Hiding your Guilt behind a Fig Leaf?

Within the last week the Supreme Court has considered a Scottish case relating to the contents of Section 1 (1) of the Employers Liability (Compulsory Insurance) Act 1969. That provision applies to all employers carrying on any business in Great Britain who are required under the Act to insure and maintain insurance under one or more approved policies with an authorised insurer or insurers against liability for bodily injury or disease sustained by employees arising out the course of their employment in Great Britain.

The facts of the Scottish case are simple, but may be astonishing to many.

The employee, Mr Campbell, was employed by a company whose sole director was a Mr Gordon. Mr Campbell was employed as an apprentice joiner. Although the company had employers’ liability insurance the policy excluded claims arising from the use of “woodworking machinery” powered by electricity! Amazing, but true!

The insurance policy therefore did not cover the circumstances of a claim arising out of an accident at work involving Mr Campbell, as he had injured himself with an electric circular saw. The company’s failure to have in place appropriate insurance was a breach of the 1969 Act.

Unfortunately for Mr Campbell the company who employed him went into liquidation and Mr Campbell then directed his attention to Mr Gordon the former sole director on the basis that he ought to be liable in damages to Mr Campbell for the company’s failure to provide adequate insurance cover.

The only question the Supreme Court needed to consider was whether civil liability attached to the director Mr Gordon for that failure.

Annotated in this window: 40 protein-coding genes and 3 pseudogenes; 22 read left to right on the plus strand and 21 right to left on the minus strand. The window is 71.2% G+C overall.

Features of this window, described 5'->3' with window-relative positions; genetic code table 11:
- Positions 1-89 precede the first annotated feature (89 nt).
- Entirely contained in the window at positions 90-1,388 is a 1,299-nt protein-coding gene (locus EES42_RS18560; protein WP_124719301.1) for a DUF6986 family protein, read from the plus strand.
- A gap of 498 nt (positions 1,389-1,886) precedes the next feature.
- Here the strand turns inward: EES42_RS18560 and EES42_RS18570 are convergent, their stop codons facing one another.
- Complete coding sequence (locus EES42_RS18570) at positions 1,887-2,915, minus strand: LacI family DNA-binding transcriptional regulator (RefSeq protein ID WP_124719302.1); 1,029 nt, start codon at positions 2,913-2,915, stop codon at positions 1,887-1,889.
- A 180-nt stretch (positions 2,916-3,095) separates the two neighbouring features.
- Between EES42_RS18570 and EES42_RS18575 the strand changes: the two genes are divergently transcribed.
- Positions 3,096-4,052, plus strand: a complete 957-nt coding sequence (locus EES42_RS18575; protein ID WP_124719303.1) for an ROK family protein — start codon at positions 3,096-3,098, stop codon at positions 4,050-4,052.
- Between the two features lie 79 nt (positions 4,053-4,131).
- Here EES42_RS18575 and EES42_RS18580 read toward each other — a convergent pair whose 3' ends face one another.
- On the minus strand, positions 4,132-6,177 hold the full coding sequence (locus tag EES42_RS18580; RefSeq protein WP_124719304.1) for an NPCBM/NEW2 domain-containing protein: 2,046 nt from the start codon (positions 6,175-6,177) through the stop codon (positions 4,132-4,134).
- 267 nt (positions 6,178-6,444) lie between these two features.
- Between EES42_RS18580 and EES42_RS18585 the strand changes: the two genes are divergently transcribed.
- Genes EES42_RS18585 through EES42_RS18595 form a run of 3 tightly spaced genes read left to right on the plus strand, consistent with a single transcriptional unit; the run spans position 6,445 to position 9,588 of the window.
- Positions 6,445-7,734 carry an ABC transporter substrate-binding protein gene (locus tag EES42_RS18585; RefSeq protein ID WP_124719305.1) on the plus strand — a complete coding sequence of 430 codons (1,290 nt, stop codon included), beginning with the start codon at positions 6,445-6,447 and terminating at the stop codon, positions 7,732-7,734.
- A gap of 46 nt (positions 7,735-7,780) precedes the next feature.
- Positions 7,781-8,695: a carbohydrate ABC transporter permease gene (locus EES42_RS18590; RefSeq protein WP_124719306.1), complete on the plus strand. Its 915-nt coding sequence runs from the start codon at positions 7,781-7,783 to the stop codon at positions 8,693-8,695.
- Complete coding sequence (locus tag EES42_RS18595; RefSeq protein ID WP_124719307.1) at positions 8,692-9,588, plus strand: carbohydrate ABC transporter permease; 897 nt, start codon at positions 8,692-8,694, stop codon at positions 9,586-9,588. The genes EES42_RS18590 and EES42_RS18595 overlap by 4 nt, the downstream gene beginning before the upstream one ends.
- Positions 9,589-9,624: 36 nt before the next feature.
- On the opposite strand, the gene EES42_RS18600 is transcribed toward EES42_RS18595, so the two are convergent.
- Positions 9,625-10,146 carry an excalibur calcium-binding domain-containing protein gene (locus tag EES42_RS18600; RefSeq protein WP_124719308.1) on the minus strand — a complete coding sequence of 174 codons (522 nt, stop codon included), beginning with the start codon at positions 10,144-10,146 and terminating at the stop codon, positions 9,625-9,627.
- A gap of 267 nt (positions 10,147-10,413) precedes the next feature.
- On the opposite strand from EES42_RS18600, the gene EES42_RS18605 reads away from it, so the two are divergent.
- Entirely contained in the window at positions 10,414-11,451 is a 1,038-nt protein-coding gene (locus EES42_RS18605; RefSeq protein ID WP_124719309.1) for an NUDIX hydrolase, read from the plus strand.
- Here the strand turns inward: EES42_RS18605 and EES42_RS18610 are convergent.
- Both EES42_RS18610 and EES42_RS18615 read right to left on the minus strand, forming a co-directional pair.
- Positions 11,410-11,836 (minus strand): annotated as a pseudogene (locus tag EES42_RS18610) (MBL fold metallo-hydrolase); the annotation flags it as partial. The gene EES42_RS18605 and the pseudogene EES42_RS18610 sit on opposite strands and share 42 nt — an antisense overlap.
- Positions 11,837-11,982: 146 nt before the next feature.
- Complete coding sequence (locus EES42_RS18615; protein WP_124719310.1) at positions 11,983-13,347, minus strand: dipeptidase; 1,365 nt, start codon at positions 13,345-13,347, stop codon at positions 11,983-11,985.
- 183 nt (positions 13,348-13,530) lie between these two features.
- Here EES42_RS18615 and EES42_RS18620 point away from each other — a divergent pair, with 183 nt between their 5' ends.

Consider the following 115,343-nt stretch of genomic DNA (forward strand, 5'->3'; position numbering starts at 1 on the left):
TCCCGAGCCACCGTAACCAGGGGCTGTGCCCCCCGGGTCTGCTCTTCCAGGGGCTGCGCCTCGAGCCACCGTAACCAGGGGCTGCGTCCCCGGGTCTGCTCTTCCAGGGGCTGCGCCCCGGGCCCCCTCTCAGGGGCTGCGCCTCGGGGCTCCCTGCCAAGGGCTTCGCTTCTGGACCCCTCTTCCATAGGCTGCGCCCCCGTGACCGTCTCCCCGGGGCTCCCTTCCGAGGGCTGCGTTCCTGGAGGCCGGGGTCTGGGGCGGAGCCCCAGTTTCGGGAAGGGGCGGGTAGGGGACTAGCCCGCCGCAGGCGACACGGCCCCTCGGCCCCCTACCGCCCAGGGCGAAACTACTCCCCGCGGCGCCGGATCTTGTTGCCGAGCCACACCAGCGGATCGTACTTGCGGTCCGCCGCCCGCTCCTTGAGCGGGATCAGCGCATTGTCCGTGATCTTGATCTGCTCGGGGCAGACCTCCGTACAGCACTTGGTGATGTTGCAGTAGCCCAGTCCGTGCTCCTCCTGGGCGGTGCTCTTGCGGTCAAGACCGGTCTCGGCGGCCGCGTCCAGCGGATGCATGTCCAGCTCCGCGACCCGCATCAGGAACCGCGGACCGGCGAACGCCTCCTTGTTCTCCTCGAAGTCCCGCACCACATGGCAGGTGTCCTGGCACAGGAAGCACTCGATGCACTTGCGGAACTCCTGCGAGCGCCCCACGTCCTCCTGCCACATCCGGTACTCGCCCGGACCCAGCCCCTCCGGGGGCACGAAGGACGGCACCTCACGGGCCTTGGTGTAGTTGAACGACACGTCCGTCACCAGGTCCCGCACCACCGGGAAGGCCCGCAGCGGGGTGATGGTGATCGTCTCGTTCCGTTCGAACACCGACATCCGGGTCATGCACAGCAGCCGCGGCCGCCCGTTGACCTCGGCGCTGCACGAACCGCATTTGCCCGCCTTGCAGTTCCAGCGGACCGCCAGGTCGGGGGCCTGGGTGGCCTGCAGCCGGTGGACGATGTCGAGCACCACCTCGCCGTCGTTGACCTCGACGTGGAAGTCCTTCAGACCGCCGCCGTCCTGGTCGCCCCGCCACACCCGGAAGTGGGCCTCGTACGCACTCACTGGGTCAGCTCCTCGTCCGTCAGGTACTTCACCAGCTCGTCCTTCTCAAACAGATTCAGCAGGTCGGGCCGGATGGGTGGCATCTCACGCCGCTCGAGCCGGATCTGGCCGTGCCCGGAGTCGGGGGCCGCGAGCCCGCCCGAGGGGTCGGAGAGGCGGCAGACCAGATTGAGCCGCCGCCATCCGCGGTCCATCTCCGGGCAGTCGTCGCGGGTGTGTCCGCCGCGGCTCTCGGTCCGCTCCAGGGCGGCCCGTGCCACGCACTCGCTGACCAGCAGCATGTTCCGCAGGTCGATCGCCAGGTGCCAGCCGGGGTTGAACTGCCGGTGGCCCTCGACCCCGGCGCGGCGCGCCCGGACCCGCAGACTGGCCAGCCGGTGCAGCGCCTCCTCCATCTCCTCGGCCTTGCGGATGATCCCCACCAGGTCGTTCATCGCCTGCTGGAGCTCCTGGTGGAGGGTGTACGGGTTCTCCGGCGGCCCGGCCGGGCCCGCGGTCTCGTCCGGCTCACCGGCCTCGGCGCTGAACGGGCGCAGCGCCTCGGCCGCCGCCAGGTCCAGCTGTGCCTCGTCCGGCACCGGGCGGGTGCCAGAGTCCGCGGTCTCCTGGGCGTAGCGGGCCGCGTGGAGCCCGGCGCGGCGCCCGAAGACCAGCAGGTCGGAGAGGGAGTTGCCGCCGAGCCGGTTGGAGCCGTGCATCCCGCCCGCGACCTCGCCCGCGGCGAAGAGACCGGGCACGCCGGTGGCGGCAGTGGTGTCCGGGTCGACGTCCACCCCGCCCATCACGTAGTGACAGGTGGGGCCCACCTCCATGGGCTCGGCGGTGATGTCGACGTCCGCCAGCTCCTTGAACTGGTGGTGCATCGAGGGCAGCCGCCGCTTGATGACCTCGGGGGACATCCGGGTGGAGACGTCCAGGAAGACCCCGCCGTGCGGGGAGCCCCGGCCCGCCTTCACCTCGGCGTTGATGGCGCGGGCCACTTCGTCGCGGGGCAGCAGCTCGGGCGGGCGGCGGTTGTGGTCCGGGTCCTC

Three law lords out of five found in favour of the director Mr Gordon. Why you may ask did he escape liability when there was a clear breach of the 1969 Act?

Lord Carnwath stated in his judgment, supported by two other law lords that the 1969 act did not impose any duty to insure on a director or other officer as such let alone any civil liability for failure to do so. The company, which itself is a legal entity, has that duty not the directors. The directors are protected by the so called “veil of incorporation” which Lord Carnwath stated could only be pierced in limited circumstances and those circumstances did not apply here.

Lord Toulson and Lady Hale both disagreed.

Lord Toulson cited a dissenting judgment by Sir John Megaw in a 1995 case where a similar point was considered. Essentially Sir John Megaw had taken the view that he had found it difficult to believe that the parliamentary draftsman would have intended to make provision that there should be no civil right or remedy when drafting the 1969 Act especially where there was provision for regarding an act of omission to be unlawful and to indicate that such an act or omission would give rise to some criminal penalty. To put it another way if it was a criminal offence not to have appropriate insurance in place then how could a guilty party argue that no civil liability should arise from the same set of circumstances?

Lady Hale also made it clear that she thought it was “absolutely plain that parliament did intend there to be such civil liability” in the circumstances of a breach of the 1969 Act. She pointed out that under the Act there is a very specific duty imposed upon employers and that duty is also imposed upon specified officers where, as here, the employer is a limited company

Lady Hale pointed out that the purpose of the 1969 Act was to protect a very specific class of people, namely employees who might be injured by the employers’ breach of duty (whether arising by statute or common law). The aim being, of course, that such a class of people should be compensated for their injuries and she added: “failure to insure means that the employee is denied the very thing that the legislation is intended to provide for him”.